I have to trust that God is in control. I have to trust that God is with us in the heartache and pain of chaos and confusion. I have to trust that God’s taking care of the big picture. I have to listen to the Spirit and allow God to make all things new.
See, I am doing a new thing! Now it springs up; do you not perceive it? I am making a way in the wilderness and streams in the wasteland. — Isaiah 43:19
Maybe, when it comes to being a faithful Christian, it’s not our job to understand. Rather, we get to keep showing up ready to love and lean on each other. It’s the only way I know how to move forward into the mystery, the only way I know how to get through the pain. With all of you.
Lately, falling has been on my mind. The season for this is approaching, as leaf after leaf will soon let go and make its journey downwards, trusting the winds to take them where they need to go.
I have been thinking about the sensation of falling, but not for the reasons you might expect. It has little to do with the approach of the season of autumn, or my clumsy nature. (I’m no stranger to falls of the physical sort!) Rather, falling is on my mind because I am in transition. I recently moved into a whole new ministry and living situation, so I have been adjusting to and enjoying my new environment. During the first week here, I awoke in the dark of the night with the thought that …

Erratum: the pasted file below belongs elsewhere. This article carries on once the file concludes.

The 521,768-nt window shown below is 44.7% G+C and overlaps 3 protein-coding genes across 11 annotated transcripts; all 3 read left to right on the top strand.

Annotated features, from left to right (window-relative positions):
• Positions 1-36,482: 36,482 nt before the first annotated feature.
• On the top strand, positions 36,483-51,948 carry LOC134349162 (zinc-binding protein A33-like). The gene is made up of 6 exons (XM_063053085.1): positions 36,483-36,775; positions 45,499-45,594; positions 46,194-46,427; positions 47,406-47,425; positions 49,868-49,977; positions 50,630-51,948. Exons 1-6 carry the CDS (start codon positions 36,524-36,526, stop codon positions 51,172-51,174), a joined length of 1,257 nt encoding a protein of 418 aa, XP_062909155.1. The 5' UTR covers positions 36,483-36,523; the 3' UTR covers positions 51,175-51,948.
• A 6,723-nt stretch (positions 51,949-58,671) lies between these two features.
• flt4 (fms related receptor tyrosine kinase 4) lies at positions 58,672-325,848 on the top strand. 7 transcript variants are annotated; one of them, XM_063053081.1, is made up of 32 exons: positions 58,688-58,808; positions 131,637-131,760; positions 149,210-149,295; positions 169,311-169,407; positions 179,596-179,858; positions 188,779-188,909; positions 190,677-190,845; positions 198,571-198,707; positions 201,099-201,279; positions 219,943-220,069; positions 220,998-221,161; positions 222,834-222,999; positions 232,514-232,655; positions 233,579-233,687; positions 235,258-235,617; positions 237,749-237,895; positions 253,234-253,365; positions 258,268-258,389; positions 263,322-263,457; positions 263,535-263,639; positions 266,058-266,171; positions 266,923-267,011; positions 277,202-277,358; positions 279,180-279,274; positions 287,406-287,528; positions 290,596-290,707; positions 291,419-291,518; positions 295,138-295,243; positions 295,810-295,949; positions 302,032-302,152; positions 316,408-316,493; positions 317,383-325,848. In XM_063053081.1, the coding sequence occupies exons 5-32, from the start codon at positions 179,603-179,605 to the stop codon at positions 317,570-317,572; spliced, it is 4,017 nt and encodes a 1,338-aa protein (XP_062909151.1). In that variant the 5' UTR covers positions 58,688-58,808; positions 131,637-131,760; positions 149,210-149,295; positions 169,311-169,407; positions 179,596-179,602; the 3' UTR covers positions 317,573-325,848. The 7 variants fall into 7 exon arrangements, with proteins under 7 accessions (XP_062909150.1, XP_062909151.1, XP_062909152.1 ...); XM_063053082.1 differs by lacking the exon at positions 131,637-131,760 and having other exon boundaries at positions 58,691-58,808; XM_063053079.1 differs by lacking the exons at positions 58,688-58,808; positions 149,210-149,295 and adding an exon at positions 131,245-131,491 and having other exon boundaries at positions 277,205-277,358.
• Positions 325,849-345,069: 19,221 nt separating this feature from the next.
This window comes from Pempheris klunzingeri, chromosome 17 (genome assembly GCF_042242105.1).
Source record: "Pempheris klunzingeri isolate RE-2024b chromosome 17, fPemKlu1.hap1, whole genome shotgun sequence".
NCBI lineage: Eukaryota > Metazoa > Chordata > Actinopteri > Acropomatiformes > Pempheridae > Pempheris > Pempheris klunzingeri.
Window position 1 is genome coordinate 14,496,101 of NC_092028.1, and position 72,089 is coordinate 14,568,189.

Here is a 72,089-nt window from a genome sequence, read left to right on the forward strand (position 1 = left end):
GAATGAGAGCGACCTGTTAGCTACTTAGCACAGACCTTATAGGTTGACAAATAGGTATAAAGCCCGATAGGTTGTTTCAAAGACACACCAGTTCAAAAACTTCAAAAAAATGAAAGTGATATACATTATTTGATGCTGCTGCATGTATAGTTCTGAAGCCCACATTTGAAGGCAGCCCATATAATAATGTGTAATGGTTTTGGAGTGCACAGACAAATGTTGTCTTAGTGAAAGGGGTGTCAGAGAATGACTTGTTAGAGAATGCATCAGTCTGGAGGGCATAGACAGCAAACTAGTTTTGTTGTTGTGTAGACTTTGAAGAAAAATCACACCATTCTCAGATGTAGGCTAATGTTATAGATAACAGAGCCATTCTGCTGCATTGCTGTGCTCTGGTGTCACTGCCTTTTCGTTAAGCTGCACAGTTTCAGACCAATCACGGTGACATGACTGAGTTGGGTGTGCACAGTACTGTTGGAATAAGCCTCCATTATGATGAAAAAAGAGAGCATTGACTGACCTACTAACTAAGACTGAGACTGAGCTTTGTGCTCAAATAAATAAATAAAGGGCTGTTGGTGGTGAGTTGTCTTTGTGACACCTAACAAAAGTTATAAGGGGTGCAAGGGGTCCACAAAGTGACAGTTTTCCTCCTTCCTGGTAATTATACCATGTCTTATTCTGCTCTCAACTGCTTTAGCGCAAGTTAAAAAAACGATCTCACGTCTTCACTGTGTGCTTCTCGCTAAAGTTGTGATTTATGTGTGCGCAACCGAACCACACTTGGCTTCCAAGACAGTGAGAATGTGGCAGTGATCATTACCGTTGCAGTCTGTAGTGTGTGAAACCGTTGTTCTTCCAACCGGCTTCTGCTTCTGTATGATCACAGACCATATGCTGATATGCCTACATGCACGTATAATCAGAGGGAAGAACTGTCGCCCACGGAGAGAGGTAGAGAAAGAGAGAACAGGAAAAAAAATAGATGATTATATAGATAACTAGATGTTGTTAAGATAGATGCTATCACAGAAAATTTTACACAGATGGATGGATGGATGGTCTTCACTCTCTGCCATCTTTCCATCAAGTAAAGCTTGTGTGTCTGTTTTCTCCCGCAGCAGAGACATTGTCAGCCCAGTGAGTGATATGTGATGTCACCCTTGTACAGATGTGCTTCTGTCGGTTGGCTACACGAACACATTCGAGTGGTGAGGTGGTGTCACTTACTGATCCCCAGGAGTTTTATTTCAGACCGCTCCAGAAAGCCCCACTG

Yesterday I finished packing up my classroom. A somber weight pressed upon my shoulders as I cleaned out my desk, dusted shelves and put books and picture frames in boxes.
In the silence I prayed in gratitude for the room that has held so much life and energy for me during the past four years. I smiled as I thought of the love, learning, laughter, singing, dancing, and playful energy that the four walls had held. I sighed with relief to know that I will no longer have endless piles of papers to grade or have to deal with the pressure of an academic calendar. Sadness colored the blank walls with the intensity of letting-go.
I am not sure if I’ll ever teach in a classroom again. I am not sure what the future holds. I don’t know what God has in store for me.